• Ensuring all cancer cells are remove: If any section of the tissue shows cancer cells at the margin, the surgeon returns to that specific area of the tumour, as indicated by the map, and removes another thin layer of tissue only from the precise area where cancer cells were detected. The newly excised tissue is again mapped, color-coded, processed and examined for additional cancer cells. If microscopic analysis still shows evidence of disease, the process continues layer-by layer until the cancer is completely removed.
  • Reconstruction: Fellowship-trained Mohs surgeons are experts in the reconstruction of skin defects. Reconstruction is individualized to preserve normal function and maximize aesthetic outcome. 16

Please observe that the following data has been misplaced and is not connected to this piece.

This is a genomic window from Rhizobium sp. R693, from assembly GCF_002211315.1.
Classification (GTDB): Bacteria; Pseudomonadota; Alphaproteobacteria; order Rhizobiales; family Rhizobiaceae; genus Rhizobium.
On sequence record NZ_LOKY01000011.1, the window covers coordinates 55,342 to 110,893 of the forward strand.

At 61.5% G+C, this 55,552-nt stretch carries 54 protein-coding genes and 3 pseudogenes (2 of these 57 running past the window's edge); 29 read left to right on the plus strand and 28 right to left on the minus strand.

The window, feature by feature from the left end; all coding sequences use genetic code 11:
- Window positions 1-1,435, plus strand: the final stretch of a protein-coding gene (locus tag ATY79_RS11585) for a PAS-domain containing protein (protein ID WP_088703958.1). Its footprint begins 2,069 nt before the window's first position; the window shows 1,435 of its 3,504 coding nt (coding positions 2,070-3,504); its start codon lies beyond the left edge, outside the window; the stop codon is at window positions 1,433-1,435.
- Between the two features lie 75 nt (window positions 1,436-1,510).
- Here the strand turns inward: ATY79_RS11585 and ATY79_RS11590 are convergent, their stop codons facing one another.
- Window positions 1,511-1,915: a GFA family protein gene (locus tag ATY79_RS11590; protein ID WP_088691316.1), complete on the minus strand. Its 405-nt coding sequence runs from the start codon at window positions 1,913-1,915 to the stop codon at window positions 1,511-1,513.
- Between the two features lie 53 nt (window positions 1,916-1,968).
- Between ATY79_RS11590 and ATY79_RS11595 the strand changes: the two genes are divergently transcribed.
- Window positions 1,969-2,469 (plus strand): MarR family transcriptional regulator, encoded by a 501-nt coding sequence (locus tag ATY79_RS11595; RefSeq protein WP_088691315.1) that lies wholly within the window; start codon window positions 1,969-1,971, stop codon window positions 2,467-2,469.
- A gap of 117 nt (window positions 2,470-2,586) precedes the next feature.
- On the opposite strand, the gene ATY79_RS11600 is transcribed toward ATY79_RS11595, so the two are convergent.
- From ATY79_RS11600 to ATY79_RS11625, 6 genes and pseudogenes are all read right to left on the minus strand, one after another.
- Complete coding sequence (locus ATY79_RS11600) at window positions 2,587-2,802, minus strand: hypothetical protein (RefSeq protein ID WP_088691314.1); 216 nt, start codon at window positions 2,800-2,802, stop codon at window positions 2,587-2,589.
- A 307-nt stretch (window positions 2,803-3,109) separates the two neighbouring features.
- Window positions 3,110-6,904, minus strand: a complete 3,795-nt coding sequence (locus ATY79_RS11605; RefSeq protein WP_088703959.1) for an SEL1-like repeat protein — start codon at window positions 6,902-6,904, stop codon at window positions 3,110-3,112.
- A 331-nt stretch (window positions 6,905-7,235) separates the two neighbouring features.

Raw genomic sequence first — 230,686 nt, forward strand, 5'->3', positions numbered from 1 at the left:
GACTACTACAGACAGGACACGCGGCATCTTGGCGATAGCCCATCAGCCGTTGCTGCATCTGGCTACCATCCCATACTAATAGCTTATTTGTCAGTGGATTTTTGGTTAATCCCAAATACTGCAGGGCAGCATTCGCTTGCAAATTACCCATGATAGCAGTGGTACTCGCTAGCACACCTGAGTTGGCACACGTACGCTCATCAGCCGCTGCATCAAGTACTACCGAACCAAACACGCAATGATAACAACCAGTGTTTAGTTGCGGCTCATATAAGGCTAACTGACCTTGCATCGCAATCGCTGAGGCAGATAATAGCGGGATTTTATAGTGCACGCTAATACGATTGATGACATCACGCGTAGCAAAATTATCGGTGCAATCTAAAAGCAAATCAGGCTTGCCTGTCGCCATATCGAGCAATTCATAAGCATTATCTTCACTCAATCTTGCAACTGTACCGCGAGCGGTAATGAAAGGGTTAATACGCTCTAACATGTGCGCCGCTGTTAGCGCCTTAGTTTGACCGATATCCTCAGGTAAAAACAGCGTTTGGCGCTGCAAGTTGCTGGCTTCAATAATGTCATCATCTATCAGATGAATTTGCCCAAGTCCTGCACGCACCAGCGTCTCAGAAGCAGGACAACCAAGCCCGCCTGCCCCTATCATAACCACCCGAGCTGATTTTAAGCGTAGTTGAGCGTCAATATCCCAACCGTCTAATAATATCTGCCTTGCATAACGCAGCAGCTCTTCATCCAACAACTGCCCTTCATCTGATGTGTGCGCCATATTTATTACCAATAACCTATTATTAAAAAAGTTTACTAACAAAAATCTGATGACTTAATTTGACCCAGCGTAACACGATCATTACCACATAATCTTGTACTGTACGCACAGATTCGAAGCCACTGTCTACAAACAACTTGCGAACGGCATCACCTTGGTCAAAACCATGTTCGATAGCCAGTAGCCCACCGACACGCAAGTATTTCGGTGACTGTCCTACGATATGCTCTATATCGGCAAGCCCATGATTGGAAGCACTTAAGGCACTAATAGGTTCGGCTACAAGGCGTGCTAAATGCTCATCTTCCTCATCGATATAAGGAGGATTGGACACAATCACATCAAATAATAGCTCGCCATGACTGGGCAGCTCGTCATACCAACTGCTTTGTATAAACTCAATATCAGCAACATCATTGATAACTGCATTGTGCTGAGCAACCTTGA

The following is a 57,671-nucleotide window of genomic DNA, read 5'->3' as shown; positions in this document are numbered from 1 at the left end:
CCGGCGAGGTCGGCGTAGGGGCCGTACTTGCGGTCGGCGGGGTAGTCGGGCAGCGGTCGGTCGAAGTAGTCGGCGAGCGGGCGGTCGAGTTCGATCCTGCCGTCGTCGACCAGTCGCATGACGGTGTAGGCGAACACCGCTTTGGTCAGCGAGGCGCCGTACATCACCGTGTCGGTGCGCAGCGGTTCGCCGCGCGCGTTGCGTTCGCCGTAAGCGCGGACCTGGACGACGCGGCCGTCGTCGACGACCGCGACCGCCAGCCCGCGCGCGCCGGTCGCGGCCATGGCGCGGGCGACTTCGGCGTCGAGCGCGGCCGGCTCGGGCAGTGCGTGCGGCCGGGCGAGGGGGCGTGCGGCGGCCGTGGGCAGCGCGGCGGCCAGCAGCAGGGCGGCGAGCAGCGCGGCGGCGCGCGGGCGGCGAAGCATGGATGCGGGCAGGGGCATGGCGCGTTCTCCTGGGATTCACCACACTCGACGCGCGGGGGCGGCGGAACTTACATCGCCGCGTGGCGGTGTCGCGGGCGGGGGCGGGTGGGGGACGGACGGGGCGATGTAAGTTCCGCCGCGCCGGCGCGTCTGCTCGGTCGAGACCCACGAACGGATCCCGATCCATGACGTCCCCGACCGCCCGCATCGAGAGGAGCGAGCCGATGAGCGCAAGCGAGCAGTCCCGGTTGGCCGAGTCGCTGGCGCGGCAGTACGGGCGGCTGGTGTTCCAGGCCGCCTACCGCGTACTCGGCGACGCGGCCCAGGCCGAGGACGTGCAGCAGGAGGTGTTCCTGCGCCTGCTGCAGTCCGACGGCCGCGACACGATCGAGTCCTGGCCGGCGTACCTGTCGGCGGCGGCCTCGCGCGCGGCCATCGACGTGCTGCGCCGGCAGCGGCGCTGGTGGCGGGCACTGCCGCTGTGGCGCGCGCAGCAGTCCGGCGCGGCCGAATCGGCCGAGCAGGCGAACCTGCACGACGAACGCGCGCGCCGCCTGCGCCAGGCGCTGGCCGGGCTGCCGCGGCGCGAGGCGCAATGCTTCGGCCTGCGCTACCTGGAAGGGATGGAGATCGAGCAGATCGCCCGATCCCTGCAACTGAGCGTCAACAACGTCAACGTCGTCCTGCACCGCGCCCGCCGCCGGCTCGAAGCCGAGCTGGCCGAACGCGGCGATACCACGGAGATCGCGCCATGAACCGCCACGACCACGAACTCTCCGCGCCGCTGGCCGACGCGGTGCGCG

The following image describes the sequential procedural steps of Mohs Surgery. 16
Mohs Surgery

Mohs Surgery is a selective removal of a tumour that preserves much of the surrounding normal tissue, thereby producing a better aesthetic result. Since this systematic microscopic search reveals the roots of the skin cancer, Mohs surgery offers the highest chance for complete removal of the cancer while sparing the normal tissue. Cure rates typically exceed 99% for new cancers and 95% for recurrent cancers. In normal surgery only 0.01% of margins are analyzed. 16

Thus, OCT can complement dermatoscopy, because of its increased resolution resulting in a more detailed discrimination between healthy and neoplastic tissue. This means that OCT observation of the delimitation of the tumour can now be obtained with much higher precision. 15